Governments – these bureaucratic, inefficient organisations we all know – are more and more willing to reinvent themselves and their way of working. Startups can be a great inspiration source for this. Governments can adapt a startup mentality both from within via “intrapreneurship” or from the outside by buying from startups.
Innovation from within the public sector
In the past it was always preached that “governments should work more like the private sector”. But looking to startups for inspiration is different than this platitudinous notion. The old model typically compared large public sector institutions to large private sector organisations. Increasing operational efficiency used to be the main conclusion. But this is not what will foster innovation. That’s why an increasing number of organisations – both private and public – are looking into “intrapreneurship” to become truly innovative.
Public intrapreneurship is the act of behaving like an entrepreneur within a government in a process of assertive risk-taking.
These three key precepts need to be kept in mind when fostering public sector innovation:
- Design working processes that increase the speed of execution and avoid red tape. Governments are characterised by heavy-weight regulatory regimes and their resistance to change. Startups, on the other hand, are guided by the “lean” way of working. The Lean Startup preaches a 3-step that focuses on iteration: building products and services, measuring the performance and learning from it. The UK Government Digital Service (GDS) is a great example of a government organisation which implemented an agile way of working.
- Create competitions and challenges which seek to achieve bold goals. Worldwide, hackathons are being organised in order to innovate the way governments are working. The city of Ghent in Belgium created the “Apps4Ghent” challenge to develop applications which enhance the quality of life in Ghent.
- Co-create value with citizens by crowdsourcing ideas from them. CitizenLab is a platform that allows local governments and citizens to collaborate and innovate together. The city of Ostend, for example, has a CitizenLab platform to listen to the ideas and dreams of their inhabitants. Based on their input, city projects will be created and prioritised. In this way entropy is invited inside the governments instead being kept at bay.
Buying from startups
Nowadays, innovation goes often hand in hand with digitalising the organisation. We’ve seen many nations creating “digital agendas” in order to keep up with the e-government trend and the needs of citizens. In order to increase efficiency, some governments realise that they need to fix procurement and welcome startups. The Digital Belgium agenda, for example, wants to support innovation by giving startups a chance at government contracts.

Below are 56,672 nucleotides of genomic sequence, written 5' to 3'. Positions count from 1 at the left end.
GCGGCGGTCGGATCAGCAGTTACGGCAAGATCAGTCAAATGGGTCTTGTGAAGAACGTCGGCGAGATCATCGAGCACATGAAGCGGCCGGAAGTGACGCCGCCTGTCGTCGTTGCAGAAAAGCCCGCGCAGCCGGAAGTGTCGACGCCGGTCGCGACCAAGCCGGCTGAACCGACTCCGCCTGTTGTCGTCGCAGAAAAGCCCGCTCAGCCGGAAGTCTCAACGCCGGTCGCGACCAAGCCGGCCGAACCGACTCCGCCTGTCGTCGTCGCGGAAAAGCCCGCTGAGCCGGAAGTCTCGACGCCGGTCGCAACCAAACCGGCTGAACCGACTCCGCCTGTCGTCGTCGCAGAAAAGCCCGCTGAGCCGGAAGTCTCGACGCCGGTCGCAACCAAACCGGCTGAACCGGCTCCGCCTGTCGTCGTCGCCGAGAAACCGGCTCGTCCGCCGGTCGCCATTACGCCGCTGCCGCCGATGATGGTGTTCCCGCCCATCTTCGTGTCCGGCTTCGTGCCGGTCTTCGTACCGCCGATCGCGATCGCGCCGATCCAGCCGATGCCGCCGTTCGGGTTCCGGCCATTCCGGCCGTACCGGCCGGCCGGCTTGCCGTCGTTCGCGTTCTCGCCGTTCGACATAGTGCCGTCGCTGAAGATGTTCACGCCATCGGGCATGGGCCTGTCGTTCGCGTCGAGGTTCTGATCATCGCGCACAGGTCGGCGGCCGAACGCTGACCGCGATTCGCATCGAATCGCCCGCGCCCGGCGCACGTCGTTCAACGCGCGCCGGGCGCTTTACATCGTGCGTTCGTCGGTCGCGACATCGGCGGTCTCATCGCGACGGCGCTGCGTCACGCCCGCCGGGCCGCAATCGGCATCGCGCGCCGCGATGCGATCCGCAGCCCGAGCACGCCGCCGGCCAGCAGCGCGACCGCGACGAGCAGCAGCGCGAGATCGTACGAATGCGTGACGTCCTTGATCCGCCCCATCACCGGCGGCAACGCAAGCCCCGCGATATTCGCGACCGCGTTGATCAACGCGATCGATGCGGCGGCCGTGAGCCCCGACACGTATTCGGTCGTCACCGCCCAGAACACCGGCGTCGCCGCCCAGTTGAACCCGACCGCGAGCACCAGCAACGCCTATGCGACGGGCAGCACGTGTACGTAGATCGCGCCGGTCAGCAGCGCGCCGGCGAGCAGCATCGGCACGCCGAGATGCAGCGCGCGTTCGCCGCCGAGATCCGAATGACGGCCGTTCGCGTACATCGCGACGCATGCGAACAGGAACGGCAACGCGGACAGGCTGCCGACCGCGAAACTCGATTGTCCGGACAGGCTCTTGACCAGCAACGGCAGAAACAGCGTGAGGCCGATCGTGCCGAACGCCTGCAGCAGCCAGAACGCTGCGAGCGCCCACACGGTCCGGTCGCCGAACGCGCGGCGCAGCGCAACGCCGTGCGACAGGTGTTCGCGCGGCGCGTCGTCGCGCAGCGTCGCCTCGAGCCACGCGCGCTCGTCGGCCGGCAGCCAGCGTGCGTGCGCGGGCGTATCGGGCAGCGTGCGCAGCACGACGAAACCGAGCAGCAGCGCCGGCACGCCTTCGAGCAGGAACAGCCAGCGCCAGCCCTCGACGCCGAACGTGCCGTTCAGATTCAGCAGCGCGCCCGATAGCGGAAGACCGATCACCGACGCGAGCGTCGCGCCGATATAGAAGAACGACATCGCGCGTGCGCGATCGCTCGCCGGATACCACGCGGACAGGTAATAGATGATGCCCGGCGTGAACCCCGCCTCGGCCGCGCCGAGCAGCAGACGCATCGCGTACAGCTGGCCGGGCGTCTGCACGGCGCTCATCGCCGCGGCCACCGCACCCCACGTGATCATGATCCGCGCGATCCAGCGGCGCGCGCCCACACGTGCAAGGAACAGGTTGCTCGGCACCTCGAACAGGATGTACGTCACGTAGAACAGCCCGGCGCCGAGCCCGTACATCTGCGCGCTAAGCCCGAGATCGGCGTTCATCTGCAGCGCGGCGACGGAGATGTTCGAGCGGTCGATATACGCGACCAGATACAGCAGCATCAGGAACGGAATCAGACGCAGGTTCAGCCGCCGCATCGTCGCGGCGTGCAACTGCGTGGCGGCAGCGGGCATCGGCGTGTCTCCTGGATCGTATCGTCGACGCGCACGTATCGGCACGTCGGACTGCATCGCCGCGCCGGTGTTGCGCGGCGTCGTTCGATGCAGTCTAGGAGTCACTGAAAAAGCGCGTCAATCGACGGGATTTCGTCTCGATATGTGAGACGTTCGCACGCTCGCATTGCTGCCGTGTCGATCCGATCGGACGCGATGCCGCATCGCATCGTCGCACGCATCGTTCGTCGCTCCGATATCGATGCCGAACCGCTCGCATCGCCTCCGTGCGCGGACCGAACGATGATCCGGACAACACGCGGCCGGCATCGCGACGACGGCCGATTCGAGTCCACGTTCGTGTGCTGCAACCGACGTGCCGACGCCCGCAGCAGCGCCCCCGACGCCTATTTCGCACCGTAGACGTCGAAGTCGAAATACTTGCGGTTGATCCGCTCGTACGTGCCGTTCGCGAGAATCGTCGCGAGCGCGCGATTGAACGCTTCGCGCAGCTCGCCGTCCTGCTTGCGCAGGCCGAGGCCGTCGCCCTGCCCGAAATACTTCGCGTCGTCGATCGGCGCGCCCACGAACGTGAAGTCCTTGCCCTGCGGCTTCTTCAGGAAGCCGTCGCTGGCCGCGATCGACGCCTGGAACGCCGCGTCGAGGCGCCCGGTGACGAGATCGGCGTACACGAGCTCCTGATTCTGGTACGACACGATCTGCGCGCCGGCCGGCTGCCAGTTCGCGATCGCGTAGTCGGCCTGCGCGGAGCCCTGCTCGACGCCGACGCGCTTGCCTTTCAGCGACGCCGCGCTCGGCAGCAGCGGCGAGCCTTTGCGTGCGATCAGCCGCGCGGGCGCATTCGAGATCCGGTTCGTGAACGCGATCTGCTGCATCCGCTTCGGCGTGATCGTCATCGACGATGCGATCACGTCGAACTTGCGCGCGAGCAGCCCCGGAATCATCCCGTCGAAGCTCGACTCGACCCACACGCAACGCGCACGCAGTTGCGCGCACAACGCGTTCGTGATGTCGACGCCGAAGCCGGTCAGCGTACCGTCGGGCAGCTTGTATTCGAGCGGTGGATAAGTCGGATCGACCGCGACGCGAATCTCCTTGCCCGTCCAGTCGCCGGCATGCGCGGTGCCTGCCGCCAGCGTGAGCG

Here are a few tips on how to open up public procurement to startups:
- Publish a clear guide to public procurement. This will provide entrepreneurs with the same information that only established vendors once had. Not only the procedure in itself but the participation requirements are often not startup friendly. The City of Los Angeles has put a document online that guides startups to this procurement process.
Steven Hodas, When Lean Startup Arrives in a Trojan Horse–Innovation in Extreme Bureaucracy
When Lean Startup Arrives in a Trojan Horse–Innovation in Extreme Bureaucracy by Steven Hodas @ The Lean Startup Conference 2013 – 12/9/13
- Search for procurement hacks within the government. As mentioned before, red tape can often be the killer of innovation within governments. That’s why all public servants should have a good knowledge of the public procurement regulations. With this knowledge, they can then look for further solutions which could help speed up the procurement processes. The education department of New York City once mapped the whole procurement process visually and gained insights on how to “hack” the regulatory regime.
- Create programs to buy from startups. Governmental organisations often don’t have the needed skills available to build in-house technological solutions and limited budgets. That’s why buying SaaS (Software as a Service) from startups can be a good solution. The city of Antwerp realised this and started the ACPaaS program. This program divides their technical challenges into chunks and invites startups to apply for them.
The Innovative State
At today’s incredibly high speed of innovation, public institutions can simply not afford to lag behind. That’s why a cultural change is needed that helps them shifting away from the extreme bureaucracy towards a leaner and more agile way of working.
Luckily, there are already many great examples that debunk the myth of the lumbering, static state — as also given in this article. If you’d have any other impressive government initiatives that help fostering innovation, don’t hesitate to make mention of them in the comment section below.